Tuesday, February 11, 2014

Kohl Family of Henderson Kentucky

I love old photographs and this one has a lot going on to love. My great grandfather is the lad in the back row with his elbow on his mother's chair. I laugh when I see this photograph because his hair style reminds me of the show "The Munsters."  This is the 1890s and photography still took some time there is some motion blur on his sister's hand where she moved it in the front row. The top knots on the sisters in the back row are pretty divine too. The musical instruments and the home setting give the photo great ambiance, as does Hector's dashing son-in-law in the middle row.

Monday, December 23, 2013

Roanoke CSA Reunion

Bottom photographic studio label reads: Davis, Roanoke, VA

Ironically, I sit here blogging while drinking a red wine called "Rebel Red" from a Gettysburg, PA winery that someone gave to me as a gift. I live close to the famed battlefield that changed the course of the war 150 years ago. Gettysburg was filled with sesquicentennial celebrations this summer. Living close to the battlefield I attended quite a few of the events. One can only imagine the horrors these veterans saw during those years.

The 150th anniversary of the end of the war won't arrive until 2015.  They considered the Civil War to be the War of Northern Aggression. They fought, they survived, and here they stand in a country united next to the Stars and Stripes. If they could do this, our modern day political infighting would seem to be small stakes squabbles.

Friday, June 14, 2013

Grand Reunion Gettysburg: 1913

While searching for accounts of Roanoke area Confederate soldiers who attended the Grand Reunion, 50 years after that fateful battle, I came across this great image. I still continue to look for lists of those in attendance to see if my great great great grandfather (who was alive in 1913) chose to return for the reunion. He survived Pickett's Charge and was captured at the angle in Gettysburg. He survived imprisonment and returned to Craig County, Virginia.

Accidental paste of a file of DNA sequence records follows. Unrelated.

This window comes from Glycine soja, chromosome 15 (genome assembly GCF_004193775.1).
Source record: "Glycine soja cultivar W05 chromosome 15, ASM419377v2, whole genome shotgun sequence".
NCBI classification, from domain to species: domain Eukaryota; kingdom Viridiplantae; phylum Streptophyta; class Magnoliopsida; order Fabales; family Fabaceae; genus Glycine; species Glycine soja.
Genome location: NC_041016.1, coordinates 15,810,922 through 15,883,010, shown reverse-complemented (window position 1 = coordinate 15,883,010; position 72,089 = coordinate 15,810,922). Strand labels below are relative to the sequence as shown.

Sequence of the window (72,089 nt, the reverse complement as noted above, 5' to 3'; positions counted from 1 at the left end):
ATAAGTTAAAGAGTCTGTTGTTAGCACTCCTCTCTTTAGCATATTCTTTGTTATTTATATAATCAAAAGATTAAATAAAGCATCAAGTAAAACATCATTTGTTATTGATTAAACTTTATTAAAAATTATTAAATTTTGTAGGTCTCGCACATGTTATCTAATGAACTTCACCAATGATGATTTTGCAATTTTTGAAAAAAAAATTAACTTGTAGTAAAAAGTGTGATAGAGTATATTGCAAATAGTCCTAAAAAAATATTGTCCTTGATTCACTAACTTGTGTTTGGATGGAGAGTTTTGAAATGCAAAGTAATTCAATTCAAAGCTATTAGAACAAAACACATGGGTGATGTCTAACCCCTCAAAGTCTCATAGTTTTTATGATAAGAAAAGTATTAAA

Thursday, June 13, 2013

Amherst Civil War Veterans Reunion

This is a photograph of an original image at the Amherst County Historical Society of a reunion of Civil War Veterans of Amherst County, Virginia.

Saturday, December 22, 2012

Good Obituaries

How morbid! Can there be such thing as a good obituary? I didn't think so until I started researching genealogy. We all have to die. Once we accept that, then we can appreciate a good summary of our lives. Genealogy is easier; as it doesn't deal with our own mortality, but our predecessors. If everyone has to go sometime, why not appreciate a good summary of one's life.

My extended Carper relations from Craig County, Virginia were eulogized properly and cited as an excellent example of such writing. These were simple people living in the country, who worked hard every day of their lives just to get by in life. The "Stars and Stripes" the newspaper that serves the military overseas, on 14 October 1985 (p. 18) published the following:

Thursday, October 18, 2012

Virginia Law and Murder in the Family

When family history contributes to the current definition of murder in Virginia state law my interest is piqued. I remember my shock that my sweet, all loving great grandmother could be bitter towards anyone. Her bitterness was directed at the murderer of her grandfather, Joseph Creed Carter in Amherst, Virginia. As I researched the murder of her grandfather I discovered that his murder is still cited in case law to this day.